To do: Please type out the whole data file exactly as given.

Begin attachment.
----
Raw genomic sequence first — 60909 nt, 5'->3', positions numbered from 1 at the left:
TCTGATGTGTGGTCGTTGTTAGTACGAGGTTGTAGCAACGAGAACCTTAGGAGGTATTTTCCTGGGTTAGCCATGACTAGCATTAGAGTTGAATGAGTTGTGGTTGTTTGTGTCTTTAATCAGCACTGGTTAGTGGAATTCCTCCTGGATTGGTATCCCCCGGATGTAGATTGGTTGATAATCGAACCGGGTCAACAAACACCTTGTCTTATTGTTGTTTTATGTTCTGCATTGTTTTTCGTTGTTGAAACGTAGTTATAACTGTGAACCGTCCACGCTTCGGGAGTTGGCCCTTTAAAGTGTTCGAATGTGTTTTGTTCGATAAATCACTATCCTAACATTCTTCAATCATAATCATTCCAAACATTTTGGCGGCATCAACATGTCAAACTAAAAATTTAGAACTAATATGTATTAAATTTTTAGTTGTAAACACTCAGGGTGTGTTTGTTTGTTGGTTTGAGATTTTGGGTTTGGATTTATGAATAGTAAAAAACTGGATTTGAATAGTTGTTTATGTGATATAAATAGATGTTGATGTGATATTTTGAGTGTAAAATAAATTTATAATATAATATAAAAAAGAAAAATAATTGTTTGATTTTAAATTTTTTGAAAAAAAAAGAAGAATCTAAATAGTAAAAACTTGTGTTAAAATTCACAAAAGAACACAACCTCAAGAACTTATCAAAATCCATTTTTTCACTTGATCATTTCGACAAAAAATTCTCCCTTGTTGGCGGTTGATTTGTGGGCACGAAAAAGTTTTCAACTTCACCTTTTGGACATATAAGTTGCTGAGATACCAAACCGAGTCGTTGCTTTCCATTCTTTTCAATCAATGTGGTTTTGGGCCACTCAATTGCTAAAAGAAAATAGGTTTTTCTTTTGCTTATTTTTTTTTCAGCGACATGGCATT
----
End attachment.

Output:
Raw genomic sequence first — 60909 nt, 5'->3', positions numbered from 1 at the left:
TCTGATGTGTGGTCGTTGTTAGTACGAGGTTGTAGCAACGAGAACCTTAGGAGGTATTTTCCTGGGTTAGCCATGACTAGCATTAGAGTTGAATGAGTTGTGGTTGTTTGTGTCTTTAATCAGCACTGGTTAGTGGAATTCCTCCTGGATTGGTATCCCCCGGATGTAGATTGGTTGATAATCGAACCGGGTCAACAAACACCTTGTCTTATTGTTGTTTTATGTTCTGCATTGTTTTTCGTTGTTGAAACGTAGTTATAACTGTGAACCGTCCACGCTTCGGGAGTTGGCCCTTTAAAGTGTTCGAATGTGTTTTGTTCGATAAATCACTATCCTAACATTCTTCAATCATAATCATTCCAAACATTTTGGCGGCATCAACATGTCAAACTAAAAATTTAGAACTAATATGTATTAAATTTTTAGTTGTAAACACTCAGGGTGTGTTTGTTTGTTGGTTTGAGATTTTGGGTTTGGATTTATGAATAGTAAAAAACTGGATTTGAATAGTTGTTTATGTGATATAAATAGATGTTGATGTGATATTTTGAGTGTAAAATAAATTTATAATATAATATAAAAAAGAAAAATAATTGTTTGATTTTAAATTTTTTGAAAAAAAAAGAAGAATCTAAATAGTAAAAACTTGTGTTAAAATTCACAAAAGAACACAACCTCAAGAACTTATCAAAATCCATTTTTTCACTTGATCATTTCGACAAAAAATTCTCCCTTGTTGGCGGTTGATTTGTGGGCACGAAAAAGTTTTCAACTTCACCTTTTGGACATATAAGTTGCTGAGATACCAAACCGAGTCGTTGCTTTCCATTCTTTTCAATCAATGTGGTTTTGGGCCACTCAATTGCTAAAAGAAAATAGGTTTTTCTTTTGCTTATTTTTTTTTCAGCGACATGGCATT